Build on the past for a net zero future | Letters

Build on the past for a net zero future | Letters

Build on the past for a net zero future

Sue Miller and Sean Tompkins on the importance of retrofitting and reuse of materials in construction in order to reduce the UK’s carbon emissions

The London skyline at sunset as seen from Greenwich Park.


Last modified on Sun 22 Aug 2021 12.22 EDT

Your article on the importance of retrofit and reuse of buildings over new-build is most timely (Editorial, 18 August). As the planning bill makes its way through parliament this autumn, it could be amended to reflect the shocking disparity in carbon emissions that you highlight. Indeed, as the bill is likely to be debated while the UK hosts Cop26, it would seem perverse of the government not to take the opportunity to bring the planning system and construction industry into line with the Cop26 objectives.
Sue Miller
Liberal Democrat, House of Lords

Changes to VAT rates on the refurbishment and repair of buildings are long overdue. There are nearly 30m buildings in the UK, and approximately 28m of these will need to be retrofitted by the end of 2050 to meet our net zero commitments. Given that the energy used to run our homes accounts for over a quarter of all CO2 emissions, there is an urgent need to do more.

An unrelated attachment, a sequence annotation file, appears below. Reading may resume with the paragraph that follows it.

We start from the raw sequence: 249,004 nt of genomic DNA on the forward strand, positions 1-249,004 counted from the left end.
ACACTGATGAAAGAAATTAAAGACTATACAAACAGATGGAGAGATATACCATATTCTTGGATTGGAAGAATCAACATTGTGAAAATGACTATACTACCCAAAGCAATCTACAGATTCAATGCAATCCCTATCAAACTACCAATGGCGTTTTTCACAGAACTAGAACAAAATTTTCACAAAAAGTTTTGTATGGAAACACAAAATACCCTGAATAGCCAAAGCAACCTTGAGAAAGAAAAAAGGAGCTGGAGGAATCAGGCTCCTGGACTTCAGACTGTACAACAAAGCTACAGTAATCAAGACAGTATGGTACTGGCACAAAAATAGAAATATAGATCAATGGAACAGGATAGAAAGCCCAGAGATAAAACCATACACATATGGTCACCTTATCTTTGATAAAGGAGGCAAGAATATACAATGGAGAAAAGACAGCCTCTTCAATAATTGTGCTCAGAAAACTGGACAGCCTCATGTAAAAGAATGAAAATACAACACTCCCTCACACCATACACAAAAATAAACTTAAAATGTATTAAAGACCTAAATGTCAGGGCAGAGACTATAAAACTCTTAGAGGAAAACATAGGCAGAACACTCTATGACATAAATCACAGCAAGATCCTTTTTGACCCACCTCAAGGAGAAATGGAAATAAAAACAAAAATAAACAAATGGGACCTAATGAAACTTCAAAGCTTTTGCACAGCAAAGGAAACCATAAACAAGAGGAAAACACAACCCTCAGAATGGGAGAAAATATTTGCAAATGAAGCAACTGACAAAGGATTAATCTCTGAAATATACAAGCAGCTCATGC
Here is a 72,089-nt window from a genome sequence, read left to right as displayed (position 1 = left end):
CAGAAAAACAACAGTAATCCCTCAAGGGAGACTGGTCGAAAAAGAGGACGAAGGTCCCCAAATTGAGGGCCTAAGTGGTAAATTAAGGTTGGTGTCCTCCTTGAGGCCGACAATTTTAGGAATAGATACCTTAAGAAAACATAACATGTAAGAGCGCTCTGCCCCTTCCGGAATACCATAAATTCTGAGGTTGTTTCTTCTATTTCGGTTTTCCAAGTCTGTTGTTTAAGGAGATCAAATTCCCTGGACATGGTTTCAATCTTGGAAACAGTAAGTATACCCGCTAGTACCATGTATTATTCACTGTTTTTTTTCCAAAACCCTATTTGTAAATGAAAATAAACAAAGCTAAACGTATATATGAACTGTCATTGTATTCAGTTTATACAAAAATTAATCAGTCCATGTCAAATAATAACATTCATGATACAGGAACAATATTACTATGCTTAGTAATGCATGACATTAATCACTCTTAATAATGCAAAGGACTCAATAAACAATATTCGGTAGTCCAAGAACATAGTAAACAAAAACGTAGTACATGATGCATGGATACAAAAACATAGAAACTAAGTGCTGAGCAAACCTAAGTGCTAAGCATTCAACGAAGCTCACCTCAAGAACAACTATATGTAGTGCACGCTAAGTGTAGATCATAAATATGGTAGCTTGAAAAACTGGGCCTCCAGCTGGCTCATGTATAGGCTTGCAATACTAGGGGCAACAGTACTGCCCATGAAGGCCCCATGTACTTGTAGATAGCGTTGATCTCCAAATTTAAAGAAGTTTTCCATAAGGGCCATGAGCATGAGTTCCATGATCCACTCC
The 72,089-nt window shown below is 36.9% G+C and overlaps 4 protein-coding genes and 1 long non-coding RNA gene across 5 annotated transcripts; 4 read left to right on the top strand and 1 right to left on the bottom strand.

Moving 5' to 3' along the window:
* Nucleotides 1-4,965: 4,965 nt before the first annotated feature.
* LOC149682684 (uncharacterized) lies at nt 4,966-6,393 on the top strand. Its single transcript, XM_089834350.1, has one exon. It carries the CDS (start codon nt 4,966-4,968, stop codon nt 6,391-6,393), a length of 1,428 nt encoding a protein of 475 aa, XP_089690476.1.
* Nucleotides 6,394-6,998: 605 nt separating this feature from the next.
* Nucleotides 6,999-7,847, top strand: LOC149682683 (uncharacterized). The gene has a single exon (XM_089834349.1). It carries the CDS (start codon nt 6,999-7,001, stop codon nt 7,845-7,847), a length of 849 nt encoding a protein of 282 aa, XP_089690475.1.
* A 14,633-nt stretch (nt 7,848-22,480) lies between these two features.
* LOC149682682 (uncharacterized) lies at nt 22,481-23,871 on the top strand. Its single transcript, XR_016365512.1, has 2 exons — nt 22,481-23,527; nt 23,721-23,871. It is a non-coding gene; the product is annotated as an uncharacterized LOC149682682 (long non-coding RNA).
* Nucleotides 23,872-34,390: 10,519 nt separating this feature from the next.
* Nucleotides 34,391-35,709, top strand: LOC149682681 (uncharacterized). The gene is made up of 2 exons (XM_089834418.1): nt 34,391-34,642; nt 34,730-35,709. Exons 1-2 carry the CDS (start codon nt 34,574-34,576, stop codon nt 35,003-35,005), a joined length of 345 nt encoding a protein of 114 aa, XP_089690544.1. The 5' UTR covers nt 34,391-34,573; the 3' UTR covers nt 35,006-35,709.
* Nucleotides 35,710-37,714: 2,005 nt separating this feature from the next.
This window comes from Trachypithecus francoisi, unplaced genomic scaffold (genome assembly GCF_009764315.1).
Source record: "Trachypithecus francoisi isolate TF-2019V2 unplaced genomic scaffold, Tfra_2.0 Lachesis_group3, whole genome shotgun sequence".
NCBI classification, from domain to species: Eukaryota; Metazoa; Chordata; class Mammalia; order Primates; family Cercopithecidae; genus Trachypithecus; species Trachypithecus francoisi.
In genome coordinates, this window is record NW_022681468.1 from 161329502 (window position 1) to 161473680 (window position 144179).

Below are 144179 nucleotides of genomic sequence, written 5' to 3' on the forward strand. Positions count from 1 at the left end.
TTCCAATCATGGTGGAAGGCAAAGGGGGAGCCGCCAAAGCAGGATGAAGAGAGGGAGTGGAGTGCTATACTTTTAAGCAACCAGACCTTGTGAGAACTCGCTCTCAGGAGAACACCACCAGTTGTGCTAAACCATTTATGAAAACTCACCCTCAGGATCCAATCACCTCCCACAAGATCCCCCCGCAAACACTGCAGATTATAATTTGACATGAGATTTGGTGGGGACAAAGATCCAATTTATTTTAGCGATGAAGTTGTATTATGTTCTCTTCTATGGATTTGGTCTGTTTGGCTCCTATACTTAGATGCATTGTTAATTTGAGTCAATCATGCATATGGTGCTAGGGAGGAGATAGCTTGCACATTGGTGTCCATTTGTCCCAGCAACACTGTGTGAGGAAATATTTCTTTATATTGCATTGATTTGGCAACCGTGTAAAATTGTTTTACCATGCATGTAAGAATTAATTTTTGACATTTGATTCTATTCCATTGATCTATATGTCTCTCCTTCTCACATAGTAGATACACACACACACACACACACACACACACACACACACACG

Beyond the sustainability imperative, retrofitting provides an opportunity to kickstart business activity and support green jobs.

Alongside retrofitting, we need a better understanding of how carbon is involved in each part of a building’s life cycle, from conception to construction, which would help guide decisions around the best materials to use and how they could be reused in future projects once a building has outlived its original occupancy. Only then can the full potential of retrofitting be harnessed to deliver the maximum environmental gains.

This would be a win-win in terms of economic growth, jobs and protecting the environment, and we urge the government to act at pace to ensure this critical opportunity is seized.
Sean Tompkins
Chief executive, Royal Institution of Chartered Surveyors

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